action is not a “defendant” for removal purposes. Id. Further bolstering the holding’s
application to Rule 14 is that the Court distinguished third-party defendants in Rule 14,
alongside counterclaim defendants in Rule 13, as a specific type of “defendant”
mentioned in the Federal Rules not applicable to “the defendant” in § 1441. Id. at 1749.
The Court also noted that the critical inquiry in evaluating removal and remand is
“whether [the] action could have been brought originally in federal court,” and because
counterclaims have no effect on subject matter jurisdiction, they cannot affect removal.
Id. at 1748 (internal citations omitted). Such is the same with respect to third-party
practice, as it is “not necessary that independent grounds of jurisdiction exist between the
plaintiffs and the third-party defendants, against whom no relief was sought by the
plaintiffs[.]” Stemler v. Burke, 344 F.2d 393, 396 (6th Cir. 1965). Additionally, in the wake
of Home Depot U.S.A., other district courts have applied its reasoning to Rule 14 thirdparty defendants. See, e.g., Jefferson Capital Sys., LLC v. Alveranga, No. 1:20-CV-990,
2020 WL 6685304 (N.D. Ohio Nov. 12, 2020); Axel Royal, LLC v. KLM Grp., LP, No. 19-
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CV-68-CJE-JFJ, 2019 WL 11025882 (N.D. Okla. June 12, 2019). In short, the substantial
similarities between Rule 13 and Rule 14, especially with respect to the specific methods
of reasoning employed by the Supreme Court with respect to Rule 13, broadly support an
application of the holding on in Home Depot U.S.A. to third-party defendants under Rule
Additionally, irrespective of the Home Depot U.S.A. holding, this Court is
nonetheless bound by the Sixth Circuit, which has stated clearly that third-party
defendants are not permitted to remove actions to federal court. See, e.g., Curry, 301
F.3d at 461 (“We hold that third-party defendants are not ‘defendants’ for purposes of §
1441(a).”); Mortgage Elec. Registration Sys., 680 F.3d at 853. Nothing in the Home
Depot U.S.A. decision stands to suggest that circuit-level cases such as Curry are
abrogated or overturned, and the parties here have not argued such, either. While ThirdParty Defendants here have crafted an artful argument raising points of statutory
interpretation (Doc. # 8 at 3), the Court cannot and most certainly will not interpret its way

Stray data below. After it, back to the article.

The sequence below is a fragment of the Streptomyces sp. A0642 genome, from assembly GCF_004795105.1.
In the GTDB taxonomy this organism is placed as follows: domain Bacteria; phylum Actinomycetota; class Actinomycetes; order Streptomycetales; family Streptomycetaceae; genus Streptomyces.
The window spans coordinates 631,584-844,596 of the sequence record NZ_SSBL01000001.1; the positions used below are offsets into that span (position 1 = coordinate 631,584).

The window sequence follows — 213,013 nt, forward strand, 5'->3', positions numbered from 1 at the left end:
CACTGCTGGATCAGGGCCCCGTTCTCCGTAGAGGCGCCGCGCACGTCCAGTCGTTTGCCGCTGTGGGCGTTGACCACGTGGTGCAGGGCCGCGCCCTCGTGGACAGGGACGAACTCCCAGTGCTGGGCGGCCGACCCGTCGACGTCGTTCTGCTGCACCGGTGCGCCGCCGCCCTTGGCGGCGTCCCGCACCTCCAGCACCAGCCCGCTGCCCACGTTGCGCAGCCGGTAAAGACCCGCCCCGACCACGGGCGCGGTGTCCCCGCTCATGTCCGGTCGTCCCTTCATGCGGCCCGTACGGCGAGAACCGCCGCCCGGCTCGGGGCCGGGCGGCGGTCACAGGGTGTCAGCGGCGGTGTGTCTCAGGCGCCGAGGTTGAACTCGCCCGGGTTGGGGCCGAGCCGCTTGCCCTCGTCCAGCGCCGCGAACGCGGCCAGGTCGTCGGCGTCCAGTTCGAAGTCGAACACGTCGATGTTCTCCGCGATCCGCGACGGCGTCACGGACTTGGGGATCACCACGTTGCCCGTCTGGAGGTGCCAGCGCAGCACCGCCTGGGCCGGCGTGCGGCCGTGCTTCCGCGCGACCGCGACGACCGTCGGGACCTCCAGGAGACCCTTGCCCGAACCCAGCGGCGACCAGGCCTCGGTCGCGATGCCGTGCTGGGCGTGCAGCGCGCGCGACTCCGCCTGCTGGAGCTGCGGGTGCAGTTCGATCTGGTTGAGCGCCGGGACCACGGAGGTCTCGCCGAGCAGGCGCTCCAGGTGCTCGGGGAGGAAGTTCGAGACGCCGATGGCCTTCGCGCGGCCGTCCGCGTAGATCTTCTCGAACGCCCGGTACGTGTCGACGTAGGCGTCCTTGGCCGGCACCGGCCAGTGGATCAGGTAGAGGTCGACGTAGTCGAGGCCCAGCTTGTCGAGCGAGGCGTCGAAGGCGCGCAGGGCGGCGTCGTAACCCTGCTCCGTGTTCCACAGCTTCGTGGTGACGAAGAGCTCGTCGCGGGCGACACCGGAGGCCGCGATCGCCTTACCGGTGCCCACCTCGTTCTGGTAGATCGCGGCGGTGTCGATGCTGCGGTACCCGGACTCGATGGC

around clear-cut Sixth Circuit case law. Even though Home Depot U.S.A. dealt with a
slightly different issue, the Supreme Court’s reasoning is directly analogous to the Sixth
Circuit’s holding in Curry, which, if anything, serves only to further strengthen Curry. As
such, Curry is certainly not overturned, and is nonetheless binding on this Court.
Lastly, the Court notes arguendo that even if third-party defendants were able to
remove cases under § 1441, this case would still be remanded for failing to meet the
amount-in-controversy requirement of § 1332.
Almost one year ago, this Court
determined that the underlying case did not meet the amount in controversy requirement,
and it sees no new information beyond the facts presented to it then. (Compare Tim
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Reed, 2020 WL 7391271 with Doc. # 8 at 3-4). As the Court noted in that Order, the
removing party bears the burden of establishing subject matter jurisdiction. Heyman v.
Lincoln Life Nat’l Ins. Co., 781 F. App’x 463, 470 (6th Cir. 2019). Here, not only have the
removing parties failed to meet that burden, but they are prohibited from removal by law,
as third-party defendants are not considered “defendants” for removal purposes in the
Sixth Circuit, and that conclusion is supported by the Supreme Court’s recent decision in
Home Depot U.S.A. For all these reasons, the Plaintiff’s Motion to Remand (Doc. # 7) is
granted and this case is remanded to the Pike Circuit Court.
Plaintiff’s Motion to Remand (Doc. # 7) is GRANTED;
This matter is REMANDED to the Pike Circuit Court; and
This matter is STRICKEN from the Court’s active docket.
This 17th day of November, 2021.